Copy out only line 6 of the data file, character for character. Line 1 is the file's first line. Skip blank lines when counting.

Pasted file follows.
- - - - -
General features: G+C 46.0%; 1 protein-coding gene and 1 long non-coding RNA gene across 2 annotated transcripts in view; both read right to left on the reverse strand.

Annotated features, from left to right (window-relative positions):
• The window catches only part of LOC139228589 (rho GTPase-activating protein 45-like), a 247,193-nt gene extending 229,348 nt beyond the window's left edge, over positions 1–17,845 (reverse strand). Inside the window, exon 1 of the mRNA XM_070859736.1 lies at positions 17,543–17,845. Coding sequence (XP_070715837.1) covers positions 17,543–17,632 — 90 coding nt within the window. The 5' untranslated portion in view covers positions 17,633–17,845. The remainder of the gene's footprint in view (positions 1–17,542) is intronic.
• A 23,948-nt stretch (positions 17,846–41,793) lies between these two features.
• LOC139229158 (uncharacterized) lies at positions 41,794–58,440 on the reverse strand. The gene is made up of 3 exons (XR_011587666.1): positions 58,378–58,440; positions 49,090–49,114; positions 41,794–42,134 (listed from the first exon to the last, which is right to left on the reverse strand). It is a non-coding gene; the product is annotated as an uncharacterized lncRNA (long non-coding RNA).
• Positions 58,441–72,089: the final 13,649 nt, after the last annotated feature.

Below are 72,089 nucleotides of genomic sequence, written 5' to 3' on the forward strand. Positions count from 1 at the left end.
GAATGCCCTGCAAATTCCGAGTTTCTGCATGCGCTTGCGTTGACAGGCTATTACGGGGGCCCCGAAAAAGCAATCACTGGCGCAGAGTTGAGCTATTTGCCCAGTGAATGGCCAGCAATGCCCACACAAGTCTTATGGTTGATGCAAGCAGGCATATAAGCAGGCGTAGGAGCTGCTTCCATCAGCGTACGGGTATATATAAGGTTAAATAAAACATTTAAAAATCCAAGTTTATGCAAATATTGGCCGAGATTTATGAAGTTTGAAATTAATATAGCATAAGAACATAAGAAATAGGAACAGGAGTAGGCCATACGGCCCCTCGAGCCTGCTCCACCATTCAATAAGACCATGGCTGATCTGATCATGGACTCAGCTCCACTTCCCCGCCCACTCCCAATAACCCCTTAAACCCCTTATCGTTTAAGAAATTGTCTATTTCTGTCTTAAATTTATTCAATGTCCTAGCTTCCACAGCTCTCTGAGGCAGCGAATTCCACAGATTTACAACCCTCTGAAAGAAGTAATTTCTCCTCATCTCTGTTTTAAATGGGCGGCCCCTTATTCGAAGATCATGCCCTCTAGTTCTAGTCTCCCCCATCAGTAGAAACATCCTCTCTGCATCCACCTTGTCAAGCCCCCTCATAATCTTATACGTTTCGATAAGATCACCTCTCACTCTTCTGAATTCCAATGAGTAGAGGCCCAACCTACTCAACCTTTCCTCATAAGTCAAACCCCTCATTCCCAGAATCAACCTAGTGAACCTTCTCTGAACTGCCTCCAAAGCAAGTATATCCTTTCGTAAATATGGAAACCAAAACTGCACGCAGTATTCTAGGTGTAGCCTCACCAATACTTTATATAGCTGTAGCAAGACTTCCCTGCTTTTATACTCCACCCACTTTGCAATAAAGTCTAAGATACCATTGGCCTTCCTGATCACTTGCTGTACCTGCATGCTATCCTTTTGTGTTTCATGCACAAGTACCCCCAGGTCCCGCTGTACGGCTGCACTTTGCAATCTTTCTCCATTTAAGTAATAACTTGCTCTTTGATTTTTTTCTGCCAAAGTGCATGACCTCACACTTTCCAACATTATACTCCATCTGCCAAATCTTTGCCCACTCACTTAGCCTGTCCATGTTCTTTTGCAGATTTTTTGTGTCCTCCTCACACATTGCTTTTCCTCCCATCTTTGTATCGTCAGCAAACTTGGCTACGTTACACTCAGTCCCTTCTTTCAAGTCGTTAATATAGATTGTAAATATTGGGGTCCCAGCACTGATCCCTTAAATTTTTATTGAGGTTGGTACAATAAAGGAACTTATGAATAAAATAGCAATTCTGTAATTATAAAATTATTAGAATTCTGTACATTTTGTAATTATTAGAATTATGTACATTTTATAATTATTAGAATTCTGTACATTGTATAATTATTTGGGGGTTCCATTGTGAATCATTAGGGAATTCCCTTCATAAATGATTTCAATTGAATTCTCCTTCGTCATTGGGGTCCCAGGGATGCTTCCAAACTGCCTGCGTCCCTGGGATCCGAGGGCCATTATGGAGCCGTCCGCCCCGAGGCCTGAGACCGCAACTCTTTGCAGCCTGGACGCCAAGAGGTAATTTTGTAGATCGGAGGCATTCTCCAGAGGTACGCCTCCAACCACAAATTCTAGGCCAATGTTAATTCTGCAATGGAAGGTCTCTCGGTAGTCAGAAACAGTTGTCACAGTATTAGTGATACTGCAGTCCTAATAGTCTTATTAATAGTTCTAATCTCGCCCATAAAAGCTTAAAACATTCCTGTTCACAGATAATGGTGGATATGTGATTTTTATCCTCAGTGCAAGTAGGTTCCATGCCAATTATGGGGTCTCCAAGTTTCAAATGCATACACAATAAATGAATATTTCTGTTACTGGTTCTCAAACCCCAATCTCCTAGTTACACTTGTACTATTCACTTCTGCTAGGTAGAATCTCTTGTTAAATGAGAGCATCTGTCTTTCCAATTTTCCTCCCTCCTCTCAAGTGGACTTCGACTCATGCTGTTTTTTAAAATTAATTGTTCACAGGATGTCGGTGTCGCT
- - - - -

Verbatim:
• Positions 58,441–72,089: the final 13,649 nt, after the last annotated feature.